It is true that in the sixth report there are examples of where the Committee has probed to ensure value for money. I have been able to see how important the Government's cash grants have been to attempts to regenerate Britain's industrial structure. I have in mind the examination of witnesses from the National Enterprise Board. I cite as an important example our deliberations over the two new Rolls-Royce engines that we debated, probed and examined. I believe that about £400 million of State money is currently programmed for the two engines. That is vital for the survival of the British aerospace industry. It was in the Public Accounts Committee that we were able to establish that we would be into the 1990s before that vast sum invested in the aerospace industry, especially in the engines division of Rolls-Royce, turned to profits. That was the view of the Department of Industry and the National Enterprise Board. We learnt in that same Session that it was vital speedily to build a new titanium smelter in the United Kingdom before the end of 1982, or else the mineral required in the new engines would have to be imported from abroad, thus putting us at a considerable disadvantage.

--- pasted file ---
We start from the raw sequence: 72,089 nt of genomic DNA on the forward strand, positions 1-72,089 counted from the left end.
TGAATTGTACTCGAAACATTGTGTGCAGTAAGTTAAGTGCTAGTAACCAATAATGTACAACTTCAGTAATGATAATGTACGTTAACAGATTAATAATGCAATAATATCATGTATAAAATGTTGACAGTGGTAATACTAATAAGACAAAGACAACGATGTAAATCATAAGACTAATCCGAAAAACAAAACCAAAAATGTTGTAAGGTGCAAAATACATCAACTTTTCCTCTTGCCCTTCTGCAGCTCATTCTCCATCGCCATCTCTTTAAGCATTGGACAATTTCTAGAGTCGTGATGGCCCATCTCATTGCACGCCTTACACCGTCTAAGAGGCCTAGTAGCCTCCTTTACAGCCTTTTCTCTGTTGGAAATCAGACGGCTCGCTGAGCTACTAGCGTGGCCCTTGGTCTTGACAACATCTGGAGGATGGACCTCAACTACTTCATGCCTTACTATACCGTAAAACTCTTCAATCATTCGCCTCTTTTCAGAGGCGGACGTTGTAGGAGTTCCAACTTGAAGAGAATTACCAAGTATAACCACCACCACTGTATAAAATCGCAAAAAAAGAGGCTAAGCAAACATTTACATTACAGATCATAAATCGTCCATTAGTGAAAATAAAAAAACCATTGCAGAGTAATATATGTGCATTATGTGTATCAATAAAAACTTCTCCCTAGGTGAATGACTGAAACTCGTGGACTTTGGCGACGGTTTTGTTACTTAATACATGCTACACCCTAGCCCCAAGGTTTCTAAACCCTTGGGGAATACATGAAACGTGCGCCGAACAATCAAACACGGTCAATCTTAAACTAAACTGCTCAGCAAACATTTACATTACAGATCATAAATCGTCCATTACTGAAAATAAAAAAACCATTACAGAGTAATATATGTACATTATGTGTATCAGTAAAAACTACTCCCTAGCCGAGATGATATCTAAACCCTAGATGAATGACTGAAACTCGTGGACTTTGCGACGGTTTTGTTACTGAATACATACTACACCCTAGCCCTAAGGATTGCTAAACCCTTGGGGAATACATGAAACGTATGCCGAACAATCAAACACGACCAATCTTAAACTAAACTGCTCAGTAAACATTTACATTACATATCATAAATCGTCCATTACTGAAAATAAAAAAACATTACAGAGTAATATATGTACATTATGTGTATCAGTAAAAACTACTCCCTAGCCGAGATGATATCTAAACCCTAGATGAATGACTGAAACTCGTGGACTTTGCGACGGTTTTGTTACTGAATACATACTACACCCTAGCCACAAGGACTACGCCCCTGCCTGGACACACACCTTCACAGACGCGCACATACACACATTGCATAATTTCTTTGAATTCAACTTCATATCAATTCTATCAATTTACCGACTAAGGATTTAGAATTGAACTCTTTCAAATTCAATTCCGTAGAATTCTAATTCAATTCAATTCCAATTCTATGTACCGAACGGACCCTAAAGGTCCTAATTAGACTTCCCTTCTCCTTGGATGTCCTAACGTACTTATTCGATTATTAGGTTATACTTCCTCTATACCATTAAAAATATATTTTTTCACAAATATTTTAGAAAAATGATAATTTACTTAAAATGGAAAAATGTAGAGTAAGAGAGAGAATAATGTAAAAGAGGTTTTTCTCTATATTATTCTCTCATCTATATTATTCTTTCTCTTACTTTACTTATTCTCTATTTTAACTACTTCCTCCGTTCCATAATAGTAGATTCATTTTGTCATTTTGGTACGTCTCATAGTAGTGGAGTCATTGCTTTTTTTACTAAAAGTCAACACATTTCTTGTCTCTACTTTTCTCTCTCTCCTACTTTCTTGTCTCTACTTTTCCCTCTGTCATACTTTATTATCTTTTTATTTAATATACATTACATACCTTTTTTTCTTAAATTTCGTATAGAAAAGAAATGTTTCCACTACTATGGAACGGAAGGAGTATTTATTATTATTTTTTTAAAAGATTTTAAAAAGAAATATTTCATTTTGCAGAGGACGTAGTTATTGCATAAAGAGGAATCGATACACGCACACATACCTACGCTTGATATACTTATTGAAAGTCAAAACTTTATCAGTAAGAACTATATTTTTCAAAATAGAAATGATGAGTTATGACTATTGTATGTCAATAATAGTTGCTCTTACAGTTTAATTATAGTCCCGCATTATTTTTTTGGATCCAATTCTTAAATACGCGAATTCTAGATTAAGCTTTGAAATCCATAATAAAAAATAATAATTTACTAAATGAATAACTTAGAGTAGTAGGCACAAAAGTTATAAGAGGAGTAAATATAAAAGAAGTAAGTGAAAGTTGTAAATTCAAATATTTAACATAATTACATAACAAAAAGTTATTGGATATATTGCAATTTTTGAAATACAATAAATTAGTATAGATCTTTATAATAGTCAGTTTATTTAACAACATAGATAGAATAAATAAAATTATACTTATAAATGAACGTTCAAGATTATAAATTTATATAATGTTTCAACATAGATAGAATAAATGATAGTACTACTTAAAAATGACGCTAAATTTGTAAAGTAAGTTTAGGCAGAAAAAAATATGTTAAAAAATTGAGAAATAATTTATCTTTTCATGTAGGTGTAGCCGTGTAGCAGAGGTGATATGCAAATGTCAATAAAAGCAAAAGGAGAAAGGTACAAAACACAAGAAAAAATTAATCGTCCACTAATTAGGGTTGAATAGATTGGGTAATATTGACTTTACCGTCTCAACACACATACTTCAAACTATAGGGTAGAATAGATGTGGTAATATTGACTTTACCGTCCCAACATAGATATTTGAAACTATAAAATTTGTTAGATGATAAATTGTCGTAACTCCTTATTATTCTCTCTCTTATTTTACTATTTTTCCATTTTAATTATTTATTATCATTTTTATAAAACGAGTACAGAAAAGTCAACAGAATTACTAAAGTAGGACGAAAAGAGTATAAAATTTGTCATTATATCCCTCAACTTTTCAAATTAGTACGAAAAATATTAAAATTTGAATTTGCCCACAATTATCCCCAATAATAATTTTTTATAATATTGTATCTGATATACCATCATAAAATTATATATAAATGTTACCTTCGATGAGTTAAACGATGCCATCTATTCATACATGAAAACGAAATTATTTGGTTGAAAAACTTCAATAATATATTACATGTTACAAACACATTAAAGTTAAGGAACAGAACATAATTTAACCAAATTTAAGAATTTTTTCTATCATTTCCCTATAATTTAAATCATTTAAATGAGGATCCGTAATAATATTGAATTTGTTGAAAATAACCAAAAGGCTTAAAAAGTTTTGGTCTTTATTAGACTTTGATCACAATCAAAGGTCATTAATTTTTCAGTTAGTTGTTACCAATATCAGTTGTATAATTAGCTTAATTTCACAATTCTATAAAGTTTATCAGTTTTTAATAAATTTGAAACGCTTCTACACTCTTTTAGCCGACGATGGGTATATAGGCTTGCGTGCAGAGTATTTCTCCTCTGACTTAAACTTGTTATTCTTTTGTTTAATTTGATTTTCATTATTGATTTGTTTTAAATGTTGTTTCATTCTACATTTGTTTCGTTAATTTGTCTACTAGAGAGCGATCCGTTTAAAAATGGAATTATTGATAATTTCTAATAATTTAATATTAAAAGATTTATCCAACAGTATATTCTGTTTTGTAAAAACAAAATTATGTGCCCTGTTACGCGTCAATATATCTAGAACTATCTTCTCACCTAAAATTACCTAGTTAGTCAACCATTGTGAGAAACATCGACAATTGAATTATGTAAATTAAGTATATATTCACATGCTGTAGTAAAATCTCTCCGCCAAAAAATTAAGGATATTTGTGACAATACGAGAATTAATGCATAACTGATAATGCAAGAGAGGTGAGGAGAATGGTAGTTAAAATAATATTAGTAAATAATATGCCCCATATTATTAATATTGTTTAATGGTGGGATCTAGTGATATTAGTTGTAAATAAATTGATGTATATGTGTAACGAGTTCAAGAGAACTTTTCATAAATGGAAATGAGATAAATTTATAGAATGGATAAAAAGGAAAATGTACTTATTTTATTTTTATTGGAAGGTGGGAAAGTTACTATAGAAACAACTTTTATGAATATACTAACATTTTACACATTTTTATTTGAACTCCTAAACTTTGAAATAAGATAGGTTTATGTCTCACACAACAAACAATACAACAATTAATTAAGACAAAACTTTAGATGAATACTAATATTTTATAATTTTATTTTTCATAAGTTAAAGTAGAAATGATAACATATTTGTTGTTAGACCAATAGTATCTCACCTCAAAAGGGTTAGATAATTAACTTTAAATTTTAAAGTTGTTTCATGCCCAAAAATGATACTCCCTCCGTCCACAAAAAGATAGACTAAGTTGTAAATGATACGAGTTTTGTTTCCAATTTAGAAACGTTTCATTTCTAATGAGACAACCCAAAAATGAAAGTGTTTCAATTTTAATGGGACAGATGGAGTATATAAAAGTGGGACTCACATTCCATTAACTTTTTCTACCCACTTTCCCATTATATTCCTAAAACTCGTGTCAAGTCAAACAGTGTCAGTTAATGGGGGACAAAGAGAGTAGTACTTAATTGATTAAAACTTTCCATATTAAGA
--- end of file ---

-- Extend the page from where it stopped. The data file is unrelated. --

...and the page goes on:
As a result of the probing questions of Committee members, we learnt that if the 1990s profits were to be realised we would have to hope—perhaps that is the operative word—that the pound would be reasonably strong in relation to the dollar. I think that $1·80 was mentioned. In that one Session, it was the Public Accounts Committee that was able to bring into prominence important facts and pieces of information such as the £400 million investment, the industrial base of Great Britain and the hopes of exports and prosperity.